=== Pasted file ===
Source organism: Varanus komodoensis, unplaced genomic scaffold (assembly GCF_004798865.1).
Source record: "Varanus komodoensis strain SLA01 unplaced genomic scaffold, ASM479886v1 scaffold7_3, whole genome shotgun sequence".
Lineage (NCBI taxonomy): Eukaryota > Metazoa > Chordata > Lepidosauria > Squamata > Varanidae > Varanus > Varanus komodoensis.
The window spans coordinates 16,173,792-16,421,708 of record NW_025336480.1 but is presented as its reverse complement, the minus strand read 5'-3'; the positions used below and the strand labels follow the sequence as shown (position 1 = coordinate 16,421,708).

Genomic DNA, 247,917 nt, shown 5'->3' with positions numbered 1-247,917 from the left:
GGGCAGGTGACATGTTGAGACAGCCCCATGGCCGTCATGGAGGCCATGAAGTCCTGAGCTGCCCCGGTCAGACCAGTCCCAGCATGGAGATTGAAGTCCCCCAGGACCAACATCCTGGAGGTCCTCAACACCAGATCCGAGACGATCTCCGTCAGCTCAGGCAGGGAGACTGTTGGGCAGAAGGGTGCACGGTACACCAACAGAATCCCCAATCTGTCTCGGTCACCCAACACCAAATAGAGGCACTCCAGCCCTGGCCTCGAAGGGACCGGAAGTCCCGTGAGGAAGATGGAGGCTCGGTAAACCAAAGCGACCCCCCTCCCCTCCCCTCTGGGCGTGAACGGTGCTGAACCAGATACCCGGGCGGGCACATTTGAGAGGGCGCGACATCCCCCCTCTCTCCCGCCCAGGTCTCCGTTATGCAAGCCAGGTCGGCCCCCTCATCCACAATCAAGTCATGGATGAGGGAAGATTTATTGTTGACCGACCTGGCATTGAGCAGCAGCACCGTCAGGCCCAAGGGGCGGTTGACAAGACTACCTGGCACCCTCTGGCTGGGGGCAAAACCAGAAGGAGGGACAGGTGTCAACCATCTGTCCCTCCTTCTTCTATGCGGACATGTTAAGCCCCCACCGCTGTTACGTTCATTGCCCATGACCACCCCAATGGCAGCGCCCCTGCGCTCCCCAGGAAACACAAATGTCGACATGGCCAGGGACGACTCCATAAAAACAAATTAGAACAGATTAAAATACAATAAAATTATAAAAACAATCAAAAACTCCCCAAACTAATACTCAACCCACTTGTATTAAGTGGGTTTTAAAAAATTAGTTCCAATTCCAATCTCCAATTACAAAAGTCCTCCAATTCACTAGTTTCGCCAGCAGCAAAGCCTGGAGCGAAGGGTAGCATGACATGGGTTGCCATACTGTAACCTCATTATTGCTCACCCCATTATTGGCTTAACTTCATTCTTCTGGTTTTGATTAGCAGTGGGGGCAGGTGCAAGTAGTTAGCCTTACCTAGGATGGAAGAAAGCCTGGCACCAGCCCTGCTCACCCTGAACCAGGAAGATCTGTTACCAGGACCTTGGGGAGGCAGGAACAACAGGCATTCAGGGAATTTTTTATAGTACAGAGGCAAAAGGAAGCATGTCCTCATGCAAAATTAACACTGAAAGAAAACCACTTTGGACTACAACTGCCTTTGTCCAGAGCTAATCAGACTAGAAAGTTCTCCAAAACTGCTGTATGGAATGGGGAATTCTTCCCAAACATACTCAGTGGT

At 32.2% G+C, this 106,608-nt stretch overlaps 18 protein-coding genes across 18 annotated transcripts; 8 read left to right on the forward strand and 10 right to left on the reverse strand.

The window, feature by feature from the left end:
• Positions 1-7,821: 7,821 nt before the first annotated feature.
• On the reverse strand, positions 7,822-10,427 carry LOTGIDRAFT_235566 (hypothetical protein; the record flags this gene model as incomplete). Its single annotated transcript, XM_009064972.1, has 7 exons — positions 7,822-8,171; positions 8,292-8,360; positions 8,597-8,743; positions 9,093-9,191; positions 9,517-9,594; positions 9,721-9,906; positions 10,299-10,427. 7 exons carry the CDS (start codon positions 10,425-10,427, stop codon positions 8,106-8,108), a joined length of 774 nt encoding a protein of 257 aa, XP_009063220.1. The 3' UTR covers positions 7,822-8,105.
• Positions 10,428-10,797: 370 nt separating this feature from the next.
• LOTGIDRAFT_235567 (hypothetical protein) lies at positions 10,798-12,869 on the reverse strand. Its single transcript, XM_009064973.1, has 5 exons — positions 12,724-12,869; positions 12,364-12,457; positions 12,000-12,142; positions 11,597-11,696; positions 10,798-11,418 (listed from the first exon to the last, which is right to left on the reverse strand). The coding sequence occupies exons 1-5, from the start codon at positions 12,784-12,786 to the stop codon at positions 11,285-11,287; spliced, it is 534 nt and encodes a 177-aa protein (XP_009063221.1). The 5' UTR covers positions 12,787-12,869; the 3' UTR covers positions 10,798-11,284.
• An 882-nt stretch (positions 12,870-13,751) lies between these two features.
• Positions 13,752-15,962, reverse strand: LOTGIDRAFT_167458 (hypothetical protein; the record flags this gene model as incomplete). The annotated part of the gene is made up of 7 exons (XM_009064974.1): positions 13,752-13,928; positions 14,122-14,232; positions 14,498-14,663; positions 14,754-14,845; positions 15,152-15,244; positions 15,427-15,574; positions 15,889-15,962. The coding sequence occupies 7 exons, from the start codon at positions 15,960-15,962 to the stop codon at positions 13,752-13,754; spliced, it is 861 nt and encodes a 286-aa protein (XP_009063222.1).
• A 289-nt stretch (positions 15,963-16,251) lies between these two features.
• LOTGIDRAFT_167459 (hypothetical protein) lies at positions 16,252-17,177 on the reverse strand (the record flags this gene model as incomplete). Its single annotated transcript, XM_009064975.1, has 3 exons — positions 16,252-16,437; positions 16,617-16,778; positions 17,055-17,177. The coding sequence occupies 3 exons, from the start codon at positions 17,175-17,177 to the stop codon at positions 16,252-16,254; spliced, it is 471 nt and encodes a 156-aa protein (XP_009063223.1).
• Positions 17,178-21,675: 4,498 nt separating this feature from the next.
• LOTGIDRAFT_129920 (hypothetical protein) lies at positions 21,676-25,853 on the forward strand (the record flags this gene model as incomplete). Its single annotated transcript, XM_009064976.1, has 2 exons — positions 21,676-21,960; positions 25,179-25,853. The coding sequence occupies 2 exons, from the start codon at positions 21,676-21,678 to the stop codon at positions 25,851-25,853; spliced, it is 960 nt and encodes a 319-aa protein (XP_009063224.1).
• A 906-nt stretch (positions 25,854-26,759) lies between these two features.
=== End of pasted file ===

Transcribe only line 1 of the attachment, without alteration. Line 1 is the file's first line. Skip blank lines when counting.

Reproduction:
Source organism: Varanus komodoensis, unplaced genomic scaffold (assembly GCF_004798865.1).